My guess at what will happen: There will be a cyclical bull market as the market moves up to test the high side of the channel over the coming months, with the growing optimism. It might even briefly break slightly above the trend line.. where there will be enormous volume(resistance). Where it will ultimately fall back into the trend channel. Then it will bounce around and eventually there will be a test of the bottom of the channel. What is interesting is the next test of the support line on the channel is in negative territory. But the market will have to test it anyway.

Already to test the support of the trend channel, 30 yr treasuries would have to be at negative 1% or so. If there is a clear break to the upside over the next 2 years, it is the easiest short of a lifetime, because support will form at the breakout point, so your downside risk is low.

Either way this trend channel tells me something big is coming over the next 5 years with regards to asset prices. Either we go negative and enter a different world than any nation has experienced or we go to the upside and the value of assets will crash.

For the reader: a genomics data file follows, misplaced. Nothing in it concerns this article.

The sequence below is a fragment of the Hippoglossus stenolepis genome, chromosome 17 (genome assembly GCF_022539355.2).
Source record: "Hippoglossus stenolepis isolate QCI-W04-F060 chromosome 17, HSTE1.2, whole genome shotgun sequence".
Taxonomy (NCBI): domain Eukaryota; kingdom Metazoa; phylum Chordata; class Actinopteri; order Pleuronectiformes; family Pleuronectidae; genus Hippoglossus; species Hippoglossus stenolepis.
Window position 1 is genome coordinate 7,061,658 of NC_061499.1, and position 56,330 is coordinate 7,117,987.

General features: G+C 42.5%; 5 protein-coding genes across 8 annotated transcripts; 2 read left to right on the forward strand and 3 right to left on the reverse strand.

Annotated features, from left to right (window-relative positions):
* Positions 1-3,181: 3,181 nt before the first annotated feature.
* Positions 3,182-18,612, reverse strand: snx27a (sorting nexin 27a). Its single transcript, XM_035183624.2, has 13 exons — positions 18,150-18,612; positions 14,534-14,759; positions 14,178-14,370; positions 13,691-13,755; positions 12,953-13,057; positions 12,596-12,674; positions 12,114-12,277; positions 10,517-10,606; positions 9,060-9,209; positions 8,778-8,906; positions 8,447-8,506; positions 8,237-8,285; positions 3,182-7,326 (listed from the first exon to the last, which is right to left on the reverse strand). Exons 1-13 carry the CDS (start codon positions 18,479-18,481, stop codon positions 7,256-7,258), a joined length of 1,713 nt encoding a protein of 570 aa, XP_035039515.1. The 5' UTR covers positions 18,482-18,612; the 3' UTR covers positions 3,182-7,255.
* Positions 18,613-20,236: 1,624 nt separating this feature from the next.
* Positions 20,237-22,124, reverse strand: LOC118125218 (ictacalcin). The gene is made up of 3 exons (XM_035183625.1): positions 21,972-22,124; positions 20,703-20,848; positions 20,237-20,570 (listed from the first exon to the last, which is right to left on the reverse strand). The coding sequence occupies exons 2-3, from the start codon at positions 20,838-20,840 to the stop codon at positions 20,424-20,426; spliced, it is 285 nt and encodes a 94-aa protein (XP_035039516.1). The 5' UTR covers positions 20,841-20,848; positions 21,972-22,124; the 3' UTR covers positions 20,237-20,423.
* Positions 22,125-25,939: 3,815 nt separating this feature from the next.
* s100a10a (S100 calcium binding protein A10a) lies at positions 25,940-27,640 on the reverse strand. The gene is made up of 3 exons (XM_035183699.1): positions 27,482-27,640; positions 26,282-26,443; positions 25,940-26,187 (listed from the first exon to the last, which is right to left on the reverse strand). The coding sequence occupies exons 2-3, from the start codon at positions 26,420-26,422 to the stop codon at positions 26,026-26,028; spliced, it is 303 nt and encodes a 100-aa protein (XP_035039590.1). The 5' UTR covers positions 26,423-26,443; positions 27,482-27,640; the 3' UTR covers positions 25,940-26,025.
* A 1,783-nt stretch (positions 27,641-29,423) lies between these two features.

4g2hwl.jpg

If we follow the trend channel long enough even the peak will hit zero by 2030, so the trend needs to break at some point.

Investing at these yields is just not worth the risk.

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That chart suggests growth over the long term has been achieved by allowing interest rates to slowly head towards 0, with some aggressive spikes upwards.

Does seem that way. As if the whole thing was headed to zero, so the system got changed before it got there, and the last 4 decades are the result of those prior changes.

Further changes will be needed but it is not possible to determine from that chart alone what the interest rate trend is likely to be.

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  • 245 Brexit, House prices and Summer 2020

    1. 1. Including the effects Brexit, where do you think average UK house prices will be relative to now in June 2020?


      • down 5% +
      • down 2.5%
      • Even
      • up 2.5%
      • up 5%